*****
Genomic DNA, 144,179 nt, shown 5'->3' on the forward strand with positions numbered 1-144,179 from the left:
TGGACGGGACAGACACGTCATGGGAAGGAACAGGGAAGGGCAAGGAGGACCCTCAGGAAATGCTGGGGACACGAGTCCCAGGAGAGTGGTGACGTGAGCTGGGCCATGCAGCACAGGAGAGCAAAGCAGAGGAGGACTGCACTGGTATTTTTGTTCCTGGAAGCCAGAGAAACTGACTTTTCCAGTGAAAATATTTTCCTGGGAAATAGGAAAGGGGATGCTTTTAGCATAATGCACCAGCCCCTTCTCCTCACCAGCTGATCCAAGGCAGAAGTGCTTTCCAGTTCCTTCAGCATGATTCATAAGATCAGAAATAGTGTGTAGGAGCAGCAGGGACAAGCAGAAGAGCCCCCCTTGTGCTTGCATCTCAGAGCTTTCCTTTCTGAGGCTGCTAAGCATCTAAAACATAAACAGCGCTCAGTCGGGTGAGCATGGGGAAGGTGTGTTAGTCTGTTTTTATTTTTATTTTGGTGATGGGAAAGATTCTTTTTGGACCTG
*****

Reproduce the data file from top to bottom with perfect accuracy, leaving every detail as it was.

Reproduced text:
Genomic DNA, 144,179 nt, shown 5'->3' on the forward strand with positions numbered 1-144,179 from the left:
TGGACGGGACAGACACGTCATGGGAAGGAACAGGGAAGGGCAAGGAGGACCCTCAGGAAATGCTGGGGACACGAGTCCCAGGAGAGTGGTGACGTGAGCTGGGCCATGCAGCACAGGAGAGCAAAGCAGAGGAGGACTGCACTGGTATTTTTGTTCCTGGAAGCCAGAGAAACTGACTTTTCCAGTGAAAATATTTTCCTGGGAAATAGGAAAGGGGATGCTTTTAGCATAATGCACCAGCCCCTTCTCCTCACCAGCTGATCCAAGGCAGAAGTGCTTTCCAGTTCCTTCAGCATGATTCATAAGATCAGAAATAGTGTGTAGGAGCAGCAGGGACAAGCAGAAGAGCCCCCCTTGTGCTTGCATCTCAGAGCTTTCCTTTCTGAGGCTGCTAAGCATCTAAAACATAAACAGCGCTCAGTCGGGTGAGCATGGGGAAGGTGTGTTAGTCTGTTTTTATTTTTATTTTGGTGATGGGAAAGATTCTTTTTGGACCTG